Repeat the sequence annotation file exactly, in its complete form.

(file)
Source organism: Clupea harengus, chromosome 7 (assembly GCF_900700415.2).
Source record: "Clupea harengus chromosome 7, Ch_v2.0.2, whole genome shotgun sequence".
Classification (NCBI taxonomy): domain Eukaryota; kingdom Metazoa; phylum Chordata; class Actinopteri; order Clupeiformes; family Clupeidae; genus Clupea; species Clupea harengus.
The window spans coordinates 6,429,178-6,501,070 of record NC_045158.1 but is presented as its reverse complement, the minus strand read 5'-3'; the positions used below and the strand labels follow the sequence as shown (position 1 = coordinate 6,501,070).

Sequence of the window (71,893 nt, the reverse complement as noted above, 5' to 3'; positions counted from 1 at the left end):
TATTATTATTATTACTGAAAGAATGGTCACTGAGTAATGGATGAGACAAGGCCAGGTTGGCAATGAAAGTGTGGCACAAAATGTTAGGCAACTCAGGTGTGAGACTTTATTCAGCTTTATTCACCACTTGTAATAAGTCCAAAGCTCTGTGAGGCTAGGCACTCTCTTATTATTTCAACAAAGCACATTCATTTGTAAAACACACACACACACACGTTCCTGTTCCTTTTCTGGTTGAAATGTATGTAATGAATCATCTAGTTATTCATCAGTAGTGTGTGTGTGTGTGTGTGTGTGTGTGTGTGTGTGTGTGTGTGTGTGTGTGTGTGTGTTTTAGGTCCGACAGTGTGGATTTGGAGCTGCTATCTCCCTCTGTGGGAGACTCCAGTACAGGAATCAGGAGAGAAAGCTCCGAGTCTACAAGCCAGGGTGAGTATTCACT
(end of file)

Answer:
Source organism: Clupea harengus, chromosome 7 (assembly GCF_900700415.2).
Source record: "Clupea harengus chromosome 7, Ch_v2.0.2, whole genome shotgun sequence".
Classification (NCBI taxonomy): domain Eukaryota; kingdom Metazoa; phylum Chordata; class Actinopteri; order Clupeiformes; family Clupeidae; genus Clupea; species Clupea harengus.
The window spans coordinates 6,429,178-6,501,070 of record NC_045158.1 but is presented as its reverse complement, the minus strand read 5'-3'; the positions used below and the strand labels follow the sequence as shown (position 1 = coordinate 6,501,070).

Sequence of the window (71,893 nt, the reverse complement as noted above, 5' to 3'; positions counted from 1 at the left end):
TATTATTATTATTACTGAAAGAATGGTCACTGAGTAATGGATGAGACAAGGCCAGGTTGGCAATGAAAGTGTGGCACAAAATGTTAGGCAACTCAGGTGTGAGACTTTATTCAGCTTTATTCACCACTTGTAATAAGTCCAAAGCTCTGTGAGGCTAGGCACTCTCTTATTATTTCAACAAAGCACATTCATTTGTAAAACACACACACACACACGTTCCTGTTCCTTTTCTGGTTGAAATGTATGTAATGAATCATCTAGTTATTCATCAGTAGTGTGTGTGTGTGTGTGTGTGTGTGTGTGTGTGTGTGTGTGTGTGTGTGTGTGTGTGTTTTAGGTCCGACAGTGTGGATTTGGAGCTGCTATCTCCCTCTGTGGGAGACTCCAGTACAGGAATCAGGAGAGAAAGCTCCGAGTCTACAAGCCAGGGTGAGTATTCACT